The Pure Play Approach

We've seen that using the firm's WACC inappropriately can lead to problems. How can we come up with the appropriate discount rates in such circumstances? Because we cannot observe the returns on these investments, there generally is no direct way of coming up with a beta, for example. Instead, what we must do is examine other investments outside the firm that are in the same risk class as the one we are considering and use the market-required returns on these investments as the discount rate. In other words, we will try to determine what the cost of capital is for such investments by trying to locate some similar investments in the marketplace.

For example, going back to our telephone division, suppose we wanted to come up with a discount rate to use for that division. What we could do is identify several other phone companies that have publicly traded securities. We might find that a typical phone company has a beta of .80, AA-rated debt, and a capital structure that is about 50 percent debt and 50 percent equity. Using this information, we could develop a WACC for a typical phone company and use this as our discount rate.

Alternatively, if we were thinking of entering a new line of business, we would try to develop the appropriate cost of capital by looking at the market-required returns on companies already in that business. In the language of Wall Street, a company that focuses on a single line of business is called a pure play. For example, if you wanted to bet on the price of crude oil by purchasing common stocks, you would try to identify companies that dealt exclusively with this product because they would be the most affected by changes in the price of crude oil. Such companies would be called pure plays on the price of crude oil.

What we try to do here is to find companies that focus as exclusively as possible on the type of project in which we are interested. Our approach, therefore, is called the pure play approach to estimating the required return on an investment. To illustrate, suppose McDonald's decides to enter the personal computer and network server business with a line of machines called McPuters. The risks involved are quite different from those in the pure play approach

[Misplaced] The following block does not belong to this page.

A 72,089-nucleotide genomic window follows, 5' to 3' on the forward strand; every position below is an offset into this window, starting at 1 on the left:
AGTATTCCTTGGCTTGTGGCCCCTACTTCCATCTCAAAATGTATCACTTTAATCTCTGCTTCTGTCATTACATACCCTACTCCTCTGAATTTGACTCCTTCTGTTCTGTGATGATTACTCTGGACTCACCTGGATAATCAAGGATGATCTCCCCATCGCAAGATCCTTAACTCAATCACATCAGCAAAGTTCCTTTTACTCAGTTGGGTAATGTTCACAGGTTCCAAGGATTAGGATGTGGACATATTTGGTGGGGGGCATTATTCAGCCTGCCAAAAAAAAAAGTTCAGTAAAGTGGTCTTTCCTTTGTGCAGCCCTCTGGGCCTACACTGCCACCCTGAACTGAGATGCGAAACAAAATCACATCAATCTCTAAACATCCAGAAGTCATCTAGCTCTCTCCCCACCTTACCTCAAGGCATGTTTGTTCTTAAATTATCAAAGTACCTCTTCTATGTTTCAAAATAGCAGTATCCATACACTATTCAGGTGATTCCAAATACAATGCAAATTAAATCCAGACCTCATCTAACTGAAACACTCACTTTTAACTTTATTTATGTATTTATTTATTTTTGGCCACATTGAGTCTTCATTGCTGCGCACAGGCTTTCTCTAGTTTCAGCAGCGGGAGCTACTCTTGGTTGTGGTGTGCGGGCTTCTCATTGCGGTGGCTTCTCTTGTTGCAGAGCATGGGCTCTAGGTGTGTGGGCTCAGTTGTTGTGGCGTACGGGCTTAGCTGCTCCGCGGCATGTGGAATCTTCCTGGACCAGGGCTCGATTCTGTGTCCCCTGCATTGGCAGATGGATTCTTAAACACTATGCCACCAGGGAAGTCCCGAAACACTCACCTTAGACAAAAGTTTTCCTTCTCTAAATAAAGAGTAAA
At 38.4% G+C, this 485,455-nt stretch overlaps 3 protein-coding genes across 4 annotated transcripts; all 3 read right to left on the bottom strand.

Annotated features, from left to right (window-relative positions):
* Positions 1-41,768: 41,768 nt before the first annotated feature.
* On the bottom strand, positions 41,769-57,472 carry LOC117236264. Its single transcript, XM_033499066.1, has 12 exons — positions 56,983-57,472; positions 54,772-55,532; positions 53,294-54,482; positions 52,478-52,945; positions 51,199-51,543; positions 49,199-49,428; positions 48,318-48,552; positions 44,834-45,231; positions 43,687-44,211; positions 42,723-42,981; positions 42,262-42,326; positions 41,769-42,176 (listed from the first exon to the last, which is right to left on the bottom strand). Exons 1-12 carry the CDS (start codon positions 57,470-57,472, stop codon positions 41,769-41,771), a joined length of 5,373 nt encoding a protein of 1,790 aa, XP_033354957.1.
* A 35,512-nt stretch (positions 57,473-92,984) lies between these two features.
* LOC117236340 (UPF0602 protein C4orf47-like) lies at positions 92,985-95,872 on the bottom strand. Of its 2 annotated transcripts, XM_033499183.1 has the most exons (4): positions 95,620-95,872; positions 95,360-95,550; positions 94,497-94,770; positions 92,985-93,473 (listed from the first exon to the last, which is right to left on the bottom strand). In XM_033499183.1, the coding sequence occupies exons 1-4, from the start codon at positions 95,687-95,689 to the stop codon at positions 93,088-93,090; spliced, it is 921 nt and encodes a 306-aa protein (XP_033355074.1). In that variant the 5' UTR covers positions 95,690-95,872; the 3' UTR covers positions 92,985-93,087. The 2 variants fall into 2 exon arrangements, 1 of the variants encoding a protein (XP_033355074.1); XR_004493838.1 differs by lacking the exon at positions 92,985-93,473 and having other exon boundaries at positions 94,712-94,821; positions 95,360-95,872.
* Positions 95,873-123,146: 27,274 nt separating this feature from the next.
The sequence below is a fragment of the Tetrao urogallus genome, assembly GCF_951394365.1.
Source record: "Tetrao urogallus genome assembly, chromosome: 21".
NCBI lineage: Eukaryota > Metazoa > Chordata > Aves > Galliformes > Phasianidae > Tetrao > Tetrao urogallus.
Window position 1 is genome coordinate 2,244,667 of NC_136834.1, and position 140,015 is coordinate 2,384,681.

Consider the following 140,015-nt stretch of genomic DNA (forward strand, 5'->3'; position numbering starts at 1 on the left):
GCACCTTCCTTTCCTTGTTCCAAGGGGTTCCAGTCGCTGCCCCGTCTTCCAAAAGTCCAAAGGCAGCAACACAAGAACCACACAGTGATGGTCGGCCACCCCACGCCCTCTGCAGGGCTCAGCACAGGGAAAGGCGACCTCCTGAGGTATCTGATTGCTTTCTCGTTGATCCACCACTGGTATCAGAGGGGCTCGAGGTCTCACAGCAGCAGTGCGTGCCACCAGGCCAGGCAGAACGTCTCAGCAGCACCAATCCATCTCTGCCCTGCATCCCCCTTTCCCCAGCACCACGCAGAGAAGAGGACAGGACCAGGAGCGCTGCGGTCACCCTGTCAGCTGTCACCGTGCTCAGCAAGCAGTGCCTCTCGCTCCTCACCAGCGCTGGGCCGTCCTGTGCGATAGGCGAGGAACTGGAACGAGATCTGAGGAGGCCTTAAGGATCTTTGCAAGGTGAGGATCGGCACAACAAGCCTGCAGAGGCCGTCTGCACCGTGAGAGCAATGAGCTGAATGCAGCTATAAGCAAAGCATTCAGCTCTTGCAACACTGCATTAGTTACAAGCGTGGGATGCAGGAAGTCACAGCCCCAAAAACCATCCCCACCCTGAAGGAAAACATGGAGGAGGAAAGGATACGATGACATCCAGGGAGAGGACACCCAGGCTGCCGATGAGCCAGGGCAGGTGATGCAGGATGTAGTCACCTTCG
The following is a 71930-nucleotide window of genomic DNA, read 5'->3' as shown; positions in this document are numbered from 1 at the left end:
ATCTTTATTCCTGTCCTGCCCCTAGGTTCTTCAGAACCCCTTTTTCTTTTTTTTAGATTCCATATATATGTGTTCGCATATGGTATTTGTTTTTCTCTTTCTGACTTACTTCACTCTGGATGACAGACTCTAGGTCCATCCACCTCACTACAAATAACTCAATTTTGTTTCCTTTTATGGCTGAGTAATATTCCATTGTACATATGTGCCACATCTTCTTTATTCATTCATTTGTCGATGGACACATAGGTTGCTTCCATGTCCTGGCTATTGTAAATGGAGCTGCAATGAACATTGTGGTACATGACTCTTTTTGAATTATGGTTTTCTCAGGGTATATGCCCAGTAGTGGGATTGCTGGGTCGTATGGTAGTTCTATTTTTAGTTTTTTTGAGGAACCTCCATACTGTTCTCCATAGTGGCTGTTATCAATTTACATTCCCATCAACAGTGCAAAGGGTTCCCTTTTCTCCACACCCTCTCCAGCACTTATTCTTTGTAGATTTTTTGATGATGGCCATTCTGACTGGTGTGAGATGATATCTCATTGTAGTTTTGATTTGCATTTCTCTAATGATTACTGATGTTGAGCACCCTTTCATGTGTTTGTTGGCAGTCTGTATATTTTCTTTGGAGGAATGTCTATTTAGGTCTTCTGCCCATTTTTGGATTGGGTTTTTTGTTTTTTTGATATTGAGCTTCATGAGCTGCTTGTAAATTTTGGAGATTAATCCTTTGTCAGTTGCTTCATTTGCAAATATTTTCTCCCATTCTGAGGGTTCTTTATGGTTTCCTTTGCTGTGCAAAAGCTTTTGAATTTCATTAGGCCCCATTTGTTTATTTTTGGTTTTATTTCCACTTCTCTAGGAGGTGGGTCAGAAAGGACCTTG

The use of a WACC that is unique to a particular project, based on companies in similar lines of business.

Ross et al.: Fundamentals I VI. Cost of Capital and I 15. Cost of Capital I I © The McGraw-Hill of Corporate Finance, Sixth Long-Term Financial Companies, 2002

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512 PART SIX Cost of Capital and Long-Term Financial Policy fast-food business. As a result, McDonald's would need to look at companies already in the personal computer business to compute a cost of capital for the new division. Two obvious "pure play" candidates would be Dell and Gateway, which are predominately in this line of business. IBM, on the other hand, would not be as good a choice because its primary focus is elsewhere, and it has many different product lines.

In Chapter 3, we discussed the subject of identifying similar companies for comparison purposes. The same problems we described there come up here. The most obvious one is that we may not be able to find any suitable companies. In this case, how to objectively determine a discount rate becomes a very difficult question. Even so, the important thing is to be aware of the issue so that we at least reduce the possibility of the kinds of mistakes that can arise when the WACC is used as a cutoff on all investments.

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